Changing schools in the middle of the year can be disruptive and unsettling for some children.  If there’s moving to be done, you should try to move before the new school year starts.  If older children are off to college or moving out, this might also be a great opportunity for empty nesters.  The Ottawa area condo market has been booming in the last year, and there are great deals out there for those looking to downsize.

Business is slower

Unless you’re in the construction or tourism industry, most businesses slow down during the summer months, making it easier to book time off of work.  Summer is a good time to move but don’t forget to take some time to enjoy the season.

Making a move can be stressful in any season, but being organized and asking for help when you need it will help ensure a successful move.   And when it’s all done you can enjoy a cold beverage and enjoy your new space!   

summer-is-a-good-time-to-move

Buying a Home: Step by Step

 Buying a home can seem like a daunting task in the beginning. There are so many options to consider, let alone finding that dream home. You may be wondering what the main things to consider when you’re going to buy a house, and how the process works? With so much information surrounding the housing market, we’ve created a short step-by-step process to help you with all your home buying needs!

  1. Finances

The daunting and confusing aspect of buying a home always lands in the finance department. Mostly because finances on a large scale become a stressful process for people. However, when it comes to organizing your finances to buy a home, it doesn’t need to be complicated or scary. Just keep these tips in mind:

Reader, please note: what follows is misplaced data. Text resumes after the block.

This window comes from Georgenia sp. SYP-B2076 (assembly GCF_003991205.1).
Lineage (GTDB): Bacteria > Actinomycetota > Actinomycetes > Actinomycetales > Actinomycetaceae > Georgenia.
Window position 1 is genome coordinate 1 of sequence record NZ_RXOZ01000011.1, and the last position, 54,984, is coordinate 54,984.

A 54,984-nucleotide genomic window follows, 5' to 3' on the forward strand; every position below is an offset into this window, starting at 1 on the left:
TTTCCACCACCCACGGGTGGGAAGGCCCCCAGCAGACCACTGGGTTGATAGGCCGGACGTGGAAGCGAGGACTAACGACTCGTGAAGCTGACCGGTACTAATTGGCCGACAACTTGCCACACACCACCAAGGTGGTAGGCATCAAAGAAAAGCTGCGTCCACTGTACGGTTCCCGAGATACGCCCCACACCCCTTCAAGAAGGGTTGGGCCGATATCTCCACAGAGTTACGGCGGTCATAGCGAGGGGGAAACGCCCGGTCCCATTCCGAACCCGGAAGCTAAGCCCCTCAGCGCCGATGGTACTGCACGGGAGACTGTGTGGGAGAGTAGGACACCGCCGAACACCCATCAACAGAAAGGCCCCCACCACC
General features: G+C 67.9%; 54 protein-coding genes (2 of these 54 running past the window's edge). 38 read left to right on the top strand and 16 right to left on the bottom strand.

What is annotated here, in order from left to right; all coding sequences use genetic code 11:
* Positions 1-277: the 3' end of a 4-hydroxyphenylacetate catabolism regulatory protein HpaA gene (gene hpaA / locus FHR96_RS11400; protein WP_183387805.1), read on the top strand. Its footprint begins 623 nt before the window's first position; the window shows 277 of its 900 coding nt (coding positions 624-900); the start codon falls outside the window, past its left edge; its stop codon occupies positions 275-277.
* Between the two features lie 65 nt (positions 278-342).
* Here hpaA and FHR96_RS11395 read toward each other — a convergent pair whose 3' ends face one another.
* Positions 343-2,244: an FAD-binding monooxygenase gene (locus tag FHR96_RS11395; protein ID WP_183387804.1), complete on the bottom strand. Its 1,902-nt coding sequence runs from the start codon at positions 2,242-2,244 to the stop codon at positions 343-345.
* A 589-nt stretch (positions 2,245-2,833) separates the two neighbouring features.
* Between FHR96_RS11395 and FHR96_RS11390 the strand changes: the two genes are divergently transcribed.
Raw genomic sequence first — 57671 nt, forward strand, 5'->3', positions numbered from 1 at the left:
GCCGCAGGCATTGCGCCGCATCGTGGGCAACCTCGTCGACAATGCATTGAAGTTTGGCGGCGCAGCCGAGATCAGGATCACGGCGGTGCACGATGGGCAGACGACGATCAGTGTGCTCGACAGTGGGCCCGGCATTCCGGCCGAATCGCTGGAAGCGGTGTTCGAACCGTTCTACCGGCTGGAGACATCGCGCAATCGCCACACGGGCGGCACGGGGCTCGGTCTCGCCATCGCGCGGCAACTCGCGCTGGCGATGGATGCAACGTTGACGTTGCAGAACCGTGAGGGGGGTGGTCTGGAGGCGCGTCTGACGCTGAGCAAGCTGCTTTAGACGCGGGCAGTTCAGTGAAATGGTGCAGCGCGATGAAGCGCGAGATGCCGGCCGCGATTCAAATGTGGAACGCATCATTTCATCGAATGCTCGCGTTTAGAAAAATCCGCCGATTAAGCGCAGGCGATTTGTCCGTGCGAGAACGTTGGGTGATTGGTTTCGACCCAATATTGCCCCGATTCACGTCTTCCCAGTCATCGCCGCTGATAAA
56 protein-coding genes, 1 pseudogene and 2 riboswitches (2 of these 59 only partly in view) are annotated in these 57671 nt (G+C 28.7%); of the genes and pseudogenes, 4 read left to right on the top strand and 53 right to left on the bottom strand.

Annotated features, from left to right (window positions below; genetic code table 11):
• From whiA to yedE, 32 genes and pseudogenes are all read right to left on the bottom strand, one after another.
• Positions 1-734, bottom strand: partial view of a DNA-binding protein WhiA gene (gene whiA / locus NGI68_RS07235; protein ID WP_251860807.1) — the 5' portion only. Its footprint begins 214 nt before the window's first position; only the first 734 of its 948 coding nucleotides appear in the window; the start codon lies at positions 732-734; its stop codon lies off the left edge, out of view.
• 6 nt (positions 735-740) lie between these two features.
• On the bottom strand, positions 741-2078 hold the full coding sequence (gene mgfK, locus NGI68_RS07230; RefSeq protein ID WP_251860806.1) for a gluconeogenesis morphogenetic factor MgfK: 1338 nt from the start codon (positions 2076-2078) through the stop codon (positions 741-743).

• Determine what you can afford; remember that typically you require 20% down on your purchase. It is recommended that people look at homes that cost no more than 3-5 times their annual household income.
  • Talk to mortgage lenders and your bank to determine your pre-approval status on a mortgage and ensure your credit score is in order
  • Get prequalified and preapproved for a mortgage!
  1. Find the right realtor

 When it comes to finding the right realtor, remember that they are an essential partner when you’re buying a home. They can provide you with helpful information on homes and neighbourhoods that you may not know or may not be public information. Also, they are your communicator when it comes to making an offer on your dream home. Take your time and ensure you find a realtor that you’re comfortable with and has the knowledge and expertise that you need.

 

  1. The “House Hunt” 

Now the fun will begin! It’s time to go “house hunting.” You’ll spend plenty of time going over listings, scheduling showings, visiting open houses and ensuring that the homes you are looking for are what your future home should be. An easy way to narrow things down is to ensure that you have a list of wants and needs, so you know exactly what you’re looking for. You can also have your realtor set up a search for you, so you get the newest listings directly in your inbox (via realtor.ca) Don’t rush the process. You want to take as much time as you need to find the right home.